The UK’s economy expanded faster than any other G20 country in the second quarter of the year as stores reopened and Covid restrictions eased.
GDP grew by 4.8% in Q2 following a 1.6% contraction at the start of the year, according to the OECD.
The next fastest growing country, Italy, was more than two percentage points behind at 2.7% growth, reports the Telegraph.
Uneven trade recovery
However, the global trade recovery from the pandemic has proved uneven and the UK is among the countries whose exports and imports have rebounded more slowly.
GTR reports the annual trade and development report from the UN Conference on Trade and Development (UNCTAD) which expects global trade to bounce back in 2021 after a 5.6% drop in international goods and services trade last year.
It estimates that growth in goods and services will be 9.5% in 2021, with overall global economic growth reaching its highest in almost 50 years at 5.3%.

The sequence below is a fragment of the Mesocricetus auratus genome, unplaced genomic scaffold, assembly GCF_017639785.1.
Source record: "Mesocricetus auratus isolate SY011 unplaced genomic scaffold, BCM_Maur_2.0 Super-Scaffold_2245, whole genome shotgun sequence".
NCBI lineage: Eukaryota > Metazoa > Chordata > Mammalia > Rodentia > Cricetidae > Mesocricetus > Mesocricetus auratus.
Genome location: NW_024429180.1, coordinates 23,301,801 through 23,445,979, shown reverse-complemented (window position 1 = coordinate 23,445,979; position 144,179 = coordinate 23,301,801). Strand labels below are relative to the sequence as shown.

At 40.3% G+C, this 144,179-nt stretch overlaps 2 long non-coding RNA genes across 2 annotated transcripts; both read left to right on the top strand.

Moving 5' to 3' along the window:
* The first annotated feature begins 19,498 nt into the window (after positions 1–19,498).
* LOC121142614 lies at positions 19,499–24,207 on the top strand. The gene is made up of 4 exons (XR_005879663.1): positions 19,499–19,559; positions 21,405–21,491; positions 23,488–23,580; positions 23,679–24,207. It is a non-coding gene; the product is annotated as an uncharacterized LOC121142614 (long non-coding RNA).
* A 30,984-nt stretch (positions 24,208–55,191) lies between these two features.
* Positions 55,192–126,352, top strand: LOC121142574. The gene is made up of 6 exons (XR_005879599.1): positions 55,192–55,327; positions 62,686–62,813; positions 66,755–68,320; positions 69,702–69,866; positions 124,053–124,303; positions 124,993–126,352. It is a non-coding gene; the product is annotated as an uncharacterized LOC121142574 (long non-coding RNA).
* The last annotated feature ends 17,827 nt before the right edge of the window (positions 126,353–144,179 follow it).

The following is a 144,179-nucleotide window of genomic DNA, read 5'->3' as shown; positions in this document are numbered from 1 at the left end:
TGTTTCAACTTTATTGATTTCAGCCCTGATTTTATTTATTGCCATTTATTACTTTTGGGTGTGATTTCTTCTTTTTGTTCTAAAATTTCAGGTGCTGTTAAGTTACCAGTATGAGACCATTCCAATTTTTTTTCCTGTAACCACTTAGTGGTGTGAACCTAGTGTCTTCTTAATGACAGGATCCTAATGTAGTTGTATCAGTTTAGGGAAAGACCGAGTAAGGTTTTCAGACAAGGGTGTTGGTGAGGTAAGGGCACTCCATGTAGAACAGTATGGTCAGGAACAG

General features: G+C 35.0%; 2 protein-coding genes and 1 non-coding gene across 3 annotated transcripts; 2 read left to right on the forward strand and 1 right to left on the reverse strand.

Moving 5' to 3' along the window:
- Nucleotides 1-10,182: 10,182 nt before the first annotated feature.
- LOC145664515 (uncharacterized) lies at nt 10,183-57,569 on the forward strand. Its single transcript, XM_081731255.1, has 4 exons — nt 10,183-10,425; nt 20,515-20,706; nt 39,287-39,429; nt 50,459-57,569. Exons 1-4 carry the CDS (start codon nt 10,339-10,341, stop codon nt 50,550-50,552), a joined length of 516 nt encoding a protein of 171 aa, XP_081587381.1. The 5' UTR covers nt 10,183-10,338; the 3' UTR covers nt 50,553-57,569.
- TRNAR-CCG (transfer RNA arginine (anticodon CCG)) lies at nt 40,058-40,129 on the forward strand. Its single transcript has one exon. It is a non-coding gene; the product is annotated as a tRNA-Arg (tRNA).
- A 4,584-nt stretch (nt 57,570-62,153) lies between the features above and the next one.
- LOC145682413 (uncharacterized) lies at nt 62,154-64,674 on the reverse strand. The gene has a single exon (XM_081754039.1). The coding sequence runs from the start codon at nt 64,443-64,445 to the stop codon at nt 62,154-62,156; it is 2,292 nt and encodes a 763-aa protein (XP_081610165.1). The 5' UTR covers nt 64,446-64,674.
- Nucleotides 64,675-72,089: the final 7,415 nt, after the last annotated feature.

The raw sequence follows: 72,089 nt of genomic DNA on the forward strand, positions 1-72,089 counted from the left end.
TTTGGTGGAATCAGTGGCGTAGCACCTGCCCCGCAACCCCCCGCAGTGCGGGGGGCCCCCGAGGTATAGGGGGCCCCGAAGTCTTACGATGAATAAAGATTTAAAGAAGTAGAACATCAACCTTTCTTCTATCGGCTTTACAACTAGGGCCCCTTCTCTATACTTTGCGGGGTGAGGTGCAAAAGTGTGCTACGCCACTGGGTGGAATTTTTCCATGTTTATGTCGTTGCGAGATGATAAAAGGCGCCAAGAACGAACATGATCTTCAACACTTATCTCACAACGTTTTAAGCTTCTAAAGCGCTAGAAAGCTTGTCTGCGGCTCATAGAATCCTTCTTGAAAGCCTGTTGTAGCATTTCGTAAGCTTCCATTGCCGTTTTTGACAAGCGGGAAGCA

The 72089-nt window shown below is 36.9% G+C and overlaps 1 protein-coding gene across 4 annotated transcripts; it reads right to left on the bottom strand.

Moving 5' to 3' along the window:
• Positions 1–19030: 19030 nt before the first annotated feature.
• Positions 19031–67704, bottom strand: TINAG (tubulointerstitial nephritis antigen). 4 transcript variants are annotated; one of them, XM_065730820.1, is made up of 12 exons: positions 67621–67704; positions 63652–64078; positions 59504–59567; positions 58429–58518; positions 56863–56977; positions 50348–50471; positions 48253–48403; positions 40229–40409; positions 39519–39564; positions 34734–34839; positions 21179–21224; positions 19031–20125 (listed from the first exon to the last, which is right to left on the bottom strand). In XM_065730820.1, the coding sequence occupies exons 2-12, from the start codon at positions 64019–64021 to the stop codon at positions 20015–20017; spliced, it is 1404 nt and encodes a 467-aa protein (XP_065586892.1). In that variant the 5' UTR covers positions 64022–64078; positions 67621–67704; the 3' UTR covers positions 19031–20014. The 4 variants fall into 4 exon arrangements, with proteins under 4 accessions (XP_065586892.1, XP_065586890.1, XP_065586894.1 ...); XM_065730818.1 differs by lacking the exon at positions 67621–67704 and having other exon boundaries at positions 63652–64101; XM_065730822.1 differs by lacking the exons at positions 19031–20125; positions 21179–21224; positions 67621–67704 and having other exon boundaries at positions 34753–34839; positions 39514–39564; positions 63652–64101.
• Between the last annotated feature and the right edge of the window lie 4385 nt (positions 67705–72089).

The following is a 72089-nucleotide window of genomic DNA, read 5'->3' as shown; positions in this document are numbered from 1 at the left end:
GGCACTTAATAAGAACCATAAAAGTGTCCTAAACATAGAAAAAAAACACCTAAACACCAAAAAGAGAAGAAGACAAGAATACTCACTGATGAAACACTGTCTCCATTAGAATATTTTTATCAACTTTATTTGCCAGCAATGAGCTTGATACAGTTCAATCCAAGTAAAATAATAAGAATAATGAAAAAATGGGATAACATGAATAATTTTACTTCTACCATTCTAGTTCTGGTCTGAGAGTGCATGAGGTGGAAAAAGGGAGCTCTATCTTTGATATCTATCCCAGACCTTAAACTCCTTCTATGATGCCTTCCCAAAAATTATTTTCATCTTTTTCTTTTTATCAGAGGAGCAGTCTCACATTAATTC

The report says the UK, Africa and Middle East are “lagging” behind, with the UK’s poor performance attributed to its departure from the EU at the end of last year.
“Weaknesses mostly resulting from post-referendum uncertainties have severely disrupted trade with the European Union,” the report says.
“In early 2021, lockdown measures, together with the winding-down of a rush to stockpile products ahead of the end of the Brexit transition period in late 2020, led to a second significant collapse of trade flows in less than 12 months,” it also says.
However, ONS trade figures also show that British exports to the EU were back to above pre-Brexit levels in June, indicating that UK-EU trade was beginning to normalise.
The government said at the start of the year that trade disruption could be put down to “teething issues” as businesses on both sides of the Channel adjusted to post-Brexit rules.
The normalisation of UK-EU trade will have been helped by the speed at which UK manufacturing rebounded after lockdown restrictions eased in the early summer.
As previously covered in the IOE&IT Daily Update, UK output rose at its fastest rate for 30 years, with manufacturers struggling to keep up with demand.
According to the OECD, UK output was 4.4% lower at the end of June compared to GDP in final quarter of 2019.